Sinn Féin accuses British government of 'playing reckless games' over Brexit
Sinn Féin has accused the British Government of "playing reckless games" over Brexit.
South Antrim MLA Declan Kearney made the remarks after a report concluded that the government's approach to post-Brexit trading arrangements in Northern Ireland has left businesses in the dark.
The report by the Northern Ireland Affairs Committee also condemned the government for leaving businesses ill-prepared for the end of the Brexit transition period on December 31.
Mr Kearney claimed that the government is "neither properly focused upon, or concerned about" addressing concerns by businesses about the "lack of detail" to continue trading under the new procedures governing the EU and British Government Withdrawal Agreement.
"I am not surprised this British parliamentary affairs committee remains to be convinced the current British Government fully understands its political approach provides neither the clarity nor the detail required by the business community in the north," he said.
"This has been apparent for some time and is a damning indictment of the Tories' Brexit agenda, and failure to deliver on the terms of the Irish Protocol."
Mr Kearney also criticised the government for not seeking an extension of the transition period in June as "absolutely wrongheaded".
"That decision is further evidence the British government is preparing for a 'no deal Brexit'. Such an outcome would be a catastrophe for our local businesses, and the regional and island economies," he added.
SDLP MP Claire Hanna, who sits on the NI Affairs Committee, was also critical of the government, and warned that businesses based in the north will face additional barriers to trade with Britain if no action is taken to secure the promised "unfettered access" to the GB market.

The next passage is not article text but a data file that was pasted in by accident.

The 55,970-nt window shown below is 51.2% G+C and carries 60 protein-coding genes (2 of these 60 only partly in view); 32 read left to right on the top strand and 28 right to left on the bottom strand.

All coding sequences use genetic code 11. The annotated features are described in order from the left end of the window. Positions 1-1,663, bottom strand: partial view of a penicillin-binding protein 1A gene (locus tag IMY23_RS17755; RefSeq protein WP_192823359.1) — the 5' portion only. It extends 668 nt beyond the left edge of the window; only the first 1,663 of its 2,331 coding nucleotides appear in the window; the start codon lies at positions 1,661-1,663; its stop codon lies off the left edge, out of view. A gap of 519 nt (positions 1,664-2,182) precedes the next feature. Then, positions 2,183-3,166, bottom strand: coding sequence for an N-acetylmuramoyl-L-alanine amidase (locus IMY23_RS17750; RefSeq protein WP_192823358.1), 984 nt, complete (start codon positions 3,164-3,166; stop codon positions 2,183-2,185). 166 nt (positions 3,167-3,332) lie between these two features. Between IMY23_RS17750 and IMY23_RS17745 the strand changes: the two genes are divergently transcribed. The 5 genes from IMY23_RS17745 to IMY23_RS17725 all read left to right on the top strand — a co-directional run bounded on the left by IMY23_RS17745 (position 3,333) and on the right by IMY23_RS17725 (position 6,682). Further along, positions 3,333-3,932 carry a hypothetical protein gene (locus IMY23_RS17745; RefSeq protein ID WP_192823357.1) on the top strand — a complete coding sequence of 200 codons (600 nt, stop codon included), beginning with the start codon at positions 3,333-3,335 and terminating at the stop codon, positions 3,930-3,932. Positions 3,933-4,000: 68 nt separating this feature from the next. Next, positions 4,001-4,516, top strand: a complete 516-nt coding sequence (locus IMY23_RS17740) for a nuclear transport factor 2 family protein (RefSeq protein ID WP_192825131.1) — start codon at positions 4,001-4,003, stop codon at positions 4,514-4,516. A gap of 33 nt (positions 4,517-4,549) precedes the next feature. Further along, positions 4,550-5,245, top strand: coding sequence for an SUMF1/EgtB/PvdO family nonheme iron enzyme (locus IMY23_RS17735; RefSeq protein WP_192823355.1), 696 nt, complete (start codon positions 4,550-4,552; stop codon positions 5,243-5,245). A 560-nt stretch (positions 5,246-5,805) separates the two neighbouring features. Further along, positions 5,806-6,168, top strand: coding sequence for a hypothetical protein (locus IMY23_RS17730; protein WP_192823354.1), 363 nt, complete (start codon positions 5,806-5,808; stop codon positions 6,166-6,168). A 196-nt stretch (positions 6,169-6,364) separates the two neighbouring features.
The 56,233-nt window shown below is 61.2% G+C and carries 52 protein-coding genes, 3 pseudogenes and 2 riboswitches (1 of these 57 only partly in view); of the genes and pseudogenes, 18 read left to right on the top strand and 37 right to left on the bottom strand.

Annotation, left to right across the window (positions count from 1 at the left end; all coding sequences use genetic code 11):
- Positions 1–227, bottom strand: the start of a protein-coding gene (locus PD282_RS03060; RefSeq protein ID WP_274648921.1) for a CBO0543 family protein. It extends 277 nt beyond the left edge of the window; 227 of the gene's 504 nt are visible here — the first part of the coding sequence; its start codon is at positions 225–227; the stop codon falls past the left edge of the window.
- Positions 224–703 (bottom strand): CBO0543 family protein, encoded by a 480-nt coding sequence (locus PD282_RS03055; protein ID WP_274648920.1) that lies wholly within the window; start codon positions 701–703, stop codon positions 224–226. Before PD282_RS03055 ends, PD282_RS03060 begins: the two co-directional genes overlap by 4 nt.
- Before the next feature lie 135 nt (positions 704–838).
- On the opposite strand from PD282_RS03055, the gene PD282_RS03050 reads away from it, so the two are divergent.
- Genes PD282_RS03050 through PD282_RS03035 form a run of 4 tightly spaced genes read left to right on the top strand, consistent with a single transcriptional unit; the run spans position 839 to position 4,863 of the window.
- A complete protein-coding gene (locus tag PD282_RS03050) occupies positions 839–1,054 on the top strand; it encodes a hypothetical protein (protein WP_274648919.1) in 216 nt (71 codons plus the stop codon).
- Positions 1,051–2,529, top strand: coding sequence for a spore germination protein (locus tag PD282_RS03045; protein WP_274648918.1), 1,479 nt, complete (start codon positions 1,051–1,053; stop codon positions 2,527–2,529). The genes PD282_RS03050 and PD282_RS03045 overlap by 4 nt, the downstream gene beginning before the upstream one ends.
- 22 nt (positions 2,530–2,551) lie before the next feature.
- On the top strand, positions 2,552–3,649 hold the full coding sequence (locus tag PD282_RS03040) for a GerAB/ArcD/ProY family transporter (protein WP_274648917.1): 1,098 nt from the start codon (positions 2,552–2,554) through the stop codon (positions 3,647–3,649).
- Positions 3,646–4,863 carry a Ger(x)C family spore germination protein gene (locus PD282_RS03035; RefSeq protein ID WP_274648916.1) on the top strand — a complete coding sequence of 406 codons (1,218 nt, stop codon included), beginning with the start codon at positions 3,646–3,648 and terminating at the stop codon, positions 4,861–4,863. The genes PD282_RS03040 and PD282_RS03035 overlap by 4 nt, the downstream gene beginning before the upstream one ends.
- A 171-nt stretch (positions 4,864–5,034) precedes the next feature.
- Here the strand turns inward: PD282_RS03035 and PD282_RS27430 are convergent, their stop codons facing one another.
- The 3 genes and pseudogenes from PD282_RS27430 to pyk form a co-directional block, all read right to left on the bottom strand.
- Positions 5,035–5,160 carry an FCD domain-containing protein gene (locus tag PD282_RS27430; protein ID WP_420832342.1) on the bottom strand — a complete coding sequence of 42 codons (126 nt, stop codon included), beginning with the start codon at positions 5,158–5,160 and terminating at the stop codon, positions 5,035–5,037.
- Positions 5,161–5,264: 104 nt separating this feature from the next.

"The report published by the Northern Ireland Affairs Select Committee today reflects on the failure of Boris Johnson's government to engage with the fundamental contradictions of their position," she said.
"To continue to boast about unfettered access to the GB market for Northern Ireland businesses, for example, without addressing the need for export and exit summary declarations under EU customs rules is fundamentally dishonest.
"If this government applied the same energy and resource to solving these problems for local businesses as it does to sloganeering ad campaigns, we may be in a better position. As it stands, there has been no indication that the needs of people and businesses in Northern Ireland are a priority, and that needs to change."
Responding to the report, a British government spokeswoman said: "We are engaging intensively with businesses and the Executive in Northern Ireland and will set out further guidance later this month."